Child Support FAQ
What is child support?
Child support is money one parent pays the other to meet the needs of a child. Needs may include food, shelter, clothing, health insurance, medical costs, education and child care. The amount of child support is based on the income of both parents.
How long does child support last?
In most circumstances, until your child is age 21 or until college graduation.
What if parents have joint custody?
Joint custody is common when both parents live locally. Joint custody may or may not affect child support.
With joint legal custody, both parents share major decisions regarding the child, but the he or she spends more time with one parent, who is still the primary caregiver and handles payment of most of the child’s day-to-day expenses. That parent’s expenses for the child have not been reduced by the joint custody arrangement.. Therefore, joint legal custody may have no effect on child support.
With joint physical custody, the child spends similar time with each parent. If the parents have approximately equal incomes, it is possible neither parent will have to pay support to the other. Each parent will pay the child’s day-to-day expenses when the child is in their respective home. The parents still need to coordinate payments on major expenses such as camp, school, clothing, and insurance.
If there is a significant difference in the parents’ incomes, the parent with higher income probably will make payments to the other parent or pay more of the child’s expenses, but the amount paid might be less than the guideline amount because of the joint physical custody arrangement.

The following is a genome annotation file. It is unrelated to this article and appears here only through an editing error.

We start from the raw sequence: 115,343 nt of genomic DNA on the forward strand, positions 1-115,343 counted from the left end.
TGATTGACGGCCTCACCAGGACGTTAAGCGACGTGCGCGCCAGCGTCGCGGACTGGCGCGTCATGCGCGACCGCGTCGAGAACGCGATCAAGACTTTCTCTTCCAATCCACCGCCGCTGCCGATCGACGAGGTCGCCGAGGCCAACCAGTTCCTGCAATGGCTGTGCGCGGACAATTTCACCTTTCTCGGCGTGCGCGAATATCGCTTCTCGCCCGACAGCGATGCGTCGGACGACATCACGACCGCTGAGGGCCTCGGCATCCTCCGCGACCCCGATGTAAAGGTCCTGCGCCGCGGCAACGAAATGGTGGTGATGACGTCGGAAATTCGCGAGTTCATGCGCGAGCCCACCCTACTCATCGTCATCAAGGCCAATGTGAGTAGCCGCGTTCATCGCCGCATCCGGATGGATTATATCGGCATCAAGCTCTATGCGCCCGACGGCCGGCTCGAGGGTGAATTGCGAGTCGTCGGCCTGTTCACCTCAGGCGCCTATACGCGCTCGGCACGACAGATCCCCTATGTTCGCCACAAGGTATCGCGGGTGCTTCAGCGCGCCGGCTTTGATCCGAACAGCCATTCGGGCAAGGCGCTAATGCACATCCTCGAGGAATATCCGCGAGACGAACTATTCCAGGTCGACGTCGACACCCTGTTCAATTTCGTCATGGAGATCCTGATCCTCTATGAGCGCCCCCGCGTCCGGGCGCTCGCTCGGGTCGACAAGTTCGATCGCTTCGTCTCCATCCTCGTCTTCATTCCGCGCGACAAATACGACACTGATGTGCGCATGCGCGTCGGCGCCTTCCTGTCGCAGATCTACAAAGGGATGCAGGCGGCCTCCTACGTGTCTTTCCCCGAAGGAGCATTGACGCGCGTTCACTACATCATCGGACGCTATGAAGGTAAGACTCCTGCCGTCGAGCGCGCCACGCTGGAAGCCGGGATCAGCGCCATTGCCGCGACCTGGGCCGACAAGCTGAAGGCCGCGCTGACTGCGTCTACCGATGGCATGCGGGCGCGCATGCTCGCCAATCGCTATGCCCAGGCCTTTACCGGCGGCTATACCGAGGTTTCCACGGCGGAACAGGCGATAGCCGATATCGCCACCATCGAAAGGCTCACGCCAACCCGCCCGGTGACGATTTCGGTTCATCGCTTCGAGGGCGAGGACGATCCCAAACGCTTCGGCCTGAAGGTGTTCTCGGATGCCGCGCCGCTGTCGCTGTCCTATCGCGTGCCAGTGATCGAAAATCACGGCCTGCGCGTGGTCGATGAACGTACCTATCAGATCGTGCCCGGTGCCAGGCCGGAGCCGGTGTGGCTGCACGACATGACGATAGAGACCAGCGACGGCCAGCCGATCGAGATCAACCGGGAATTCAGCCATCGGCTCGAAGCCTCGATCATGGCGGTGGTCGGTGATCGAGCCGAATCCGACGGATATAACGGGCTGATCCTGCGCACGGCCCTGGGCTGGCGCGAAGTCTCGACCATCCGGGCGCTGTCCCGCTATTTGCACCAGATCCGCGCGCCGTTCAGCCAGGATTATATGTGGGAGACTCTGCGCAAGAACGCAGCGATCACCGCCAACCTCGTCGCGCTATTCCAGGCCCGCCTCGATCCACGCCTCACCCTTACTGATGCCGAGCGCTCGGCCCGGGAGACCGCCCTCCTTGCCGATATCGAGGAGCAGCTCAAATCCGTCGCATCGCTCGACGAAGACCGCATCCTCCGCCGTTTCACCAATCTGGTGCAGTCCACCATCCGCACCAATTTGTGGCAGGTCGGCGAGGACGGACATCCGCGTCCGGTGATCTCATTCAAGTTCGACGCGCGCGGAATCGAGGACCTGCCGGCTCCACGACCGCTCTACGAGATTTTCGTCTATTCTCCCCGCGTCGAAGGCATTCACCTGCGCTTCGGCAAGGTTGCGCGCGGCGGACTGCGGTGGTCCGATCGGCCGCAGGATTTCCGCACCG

How much will it be?
Child support is based on both parents’ income per year and the number of children.
Here is the basic formula for incomes up to a “ceiling” of $143,000 in my state, New York:
(Combined Income) x (Child Support %) = Basic Support Obligation
Income for this calculation is gross income on the most recent federal income tax return, minus Medicare, FICA and NYC tax deductions. The “Child Support Percentage” ranges from 17-35%, depending on the number of children.
You may access the basic NY calculator here. Note that there are many reasons why the final support number determined may vary from the formula.
What if Our Incomes are Higher Than the “Ceiling”?
If the combined income is more than $143,000, the court could use the same formula for all income or choose to set a “ceiling” for income to be applied to the formula. That ceiling could be much greater than $143,000 for very high-income couples.
What Are “Add Ons”?
In addition to the basic child support obligation, additional payments to cover child care costs (if the custodial parent is working or in school), health care expenses, school, camp, or other major expenses may be required. These payments are prorated at the same percentage as the support obligation (for example, 80% and 20%).
Using the formula to quickly calculate child support based on income is a good pace to start, but parents must also consider expected expenses in detail, and make adjustments to child support as necessary.
Couples may agree to an amount different from the formula. This may also be negotiated through mediation, collaborative divorce or their attorneys.
Agreements are not valid until approved by the court. It must state what the basic child support obligation would have been, and why your agreement should be adopted instead. In court, a judge would consider other factors in addition to the formula when determining child support.
Each state may have different laws, formulas, or guidelines for support payments pertaining to divorce. Your attorney can provide advice and calculations based on your unique situation. I am not an attorney and I do not provide legal advice.